So then, what about driver Q? The driver response is "superimposed" on, or added to, the above fundamental OB rolloffs. You are essentially operating the driver in free air, and the vast majority of woofers have Qts < 0.5, with some exceptions. A response with such a low Q value has a drooping response, which is further diminishing output where you need it. This is why high Q drivers (as high as Q=2) are actually a good match to open baffle loading - the natural low end response near the free air resonance is actually flat or even bumped up a couple of dB (which acts to compensate for the 6dB rolloff a bit).

I think that we are saying more or less the same thing, but it's a little clearer (IMHO) if you break it up into the baffle response (6dB/oct transitioning to 18dB/oct) and the driver response resulting from its free air Q.

-Charlie
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Old 11th September 2012, 06:14 PM   #7
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Originally Posted by SpinMonster View Post
Why would a higher Qts roll off faster? Thats interesting.
It has to do with the definition of "Q". Andrew is correct, a driver with a Q of .707 will roll off at -12dB/oct. For a Qts above that, the initial slope will be steeper, below it will be more gradual. The ultimate slope will always be -12dB, but that occurs below meaningful output (and only in theory, as you'll always have room gain). And Charlie's right as to why higher Qts drivers are preferred for OBs. The catch is, a high Qts pretty much guarantees a high Fc.

As to power handling, you have to investigate how the manufacturer measures it. If they measure in free air, you're all set. If they measure in a box that restricts cone motion, it can be a bit trickier. Myself, I'd take being measured in a box as a strong indication the driver was not suitable for OB use (though it some cases it may simply be the company's "standard practice").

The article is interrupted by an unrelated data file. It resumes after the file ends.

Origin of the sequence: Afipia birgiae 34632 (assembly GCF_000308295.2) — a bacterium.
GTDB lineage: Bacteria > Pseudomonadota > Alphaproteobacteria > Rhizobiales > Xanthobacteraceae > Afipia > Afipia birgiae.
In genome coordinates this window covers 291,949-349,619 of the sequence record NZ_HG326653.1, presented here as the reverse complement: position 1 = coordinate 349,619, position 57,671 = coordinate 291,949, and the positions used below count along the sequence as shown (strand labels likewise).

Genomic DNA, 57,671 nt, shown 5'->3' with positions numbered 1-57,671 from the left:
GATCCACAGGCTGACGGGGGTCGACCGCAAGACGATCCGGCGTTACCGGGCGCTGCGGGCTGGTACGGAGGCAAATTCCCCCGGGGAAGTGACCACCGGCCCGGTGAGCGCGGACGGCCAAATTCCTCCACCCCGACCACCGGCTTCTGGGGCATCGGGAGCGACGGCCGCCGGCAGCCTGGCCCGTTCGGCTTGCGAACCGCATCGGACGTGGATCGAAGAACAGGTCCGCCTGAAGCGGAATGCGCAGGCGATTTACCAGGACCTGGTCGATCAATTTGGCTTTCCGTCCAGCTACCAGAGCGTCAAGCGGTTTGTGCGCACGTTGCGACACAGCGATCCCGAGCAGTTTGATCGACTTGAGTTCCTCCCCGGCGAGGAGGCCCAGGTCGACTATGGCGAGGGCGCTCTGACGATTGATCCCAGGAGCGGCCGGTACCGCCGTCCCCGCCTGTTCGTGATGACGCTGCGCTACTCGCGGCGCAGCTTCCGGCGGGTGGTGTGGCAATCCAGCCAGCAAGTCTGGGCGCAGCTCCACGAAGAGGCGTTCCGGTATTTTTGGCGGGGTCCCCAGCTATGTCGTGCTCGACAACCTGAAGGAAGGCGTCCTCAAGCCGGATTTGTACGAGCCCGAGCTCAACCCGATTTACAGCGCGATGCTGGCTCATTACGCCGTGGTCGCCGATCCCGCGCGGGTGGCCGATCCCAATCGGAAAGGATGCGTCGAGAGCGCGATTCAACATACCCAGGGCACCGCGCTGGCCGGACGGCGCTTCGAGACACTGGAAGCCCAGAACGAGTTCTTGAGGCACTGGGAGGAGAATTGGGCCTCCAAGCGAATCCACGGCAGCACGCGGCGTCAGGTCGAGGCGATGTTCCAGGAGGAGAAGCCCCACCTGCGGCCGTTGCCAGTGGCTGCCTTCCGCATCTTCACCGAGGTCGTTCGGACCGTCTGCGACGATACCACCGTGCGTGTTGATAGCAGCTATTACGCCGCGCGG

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Old 11th September 2012, 07:00 PM   #8
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Ack! Sorry, I'm afraid I explained nothing, except to those who already know the answer.

Here's a link to a simple definition of "Q":
Passive Crossovers: The Filter Q

(Wikipedia used to be good for such things, but the internet show-offs have elevated every technical page to a doctoral level discussion. )

And yes, that's a page about filters, but what happens to the low end of a driver is basically a mechanical filter that follows the same rules as electrical ones do. This is the basis of all Thiele's work (Small was left with the job of sorting out the differences between the electrical and mechanical).

It's a "second order" filter (also called "two pole") and that accounts for the -12dB slope. Every order means -6dB. The cancellation of an open baffle creates a first order filter, and so adding the two together, we get the -18dB of a third order filter.

The speaker you mentioned, with a Qts of .45, exhibits the gradual slope of the green line in the graph on that page. To that you need to add the roll-off determined by your baffle width, and add in a factor for room gain. Then you can calculate a lowpass filter with the inverse roll-off for your subwoofers. Simple, no?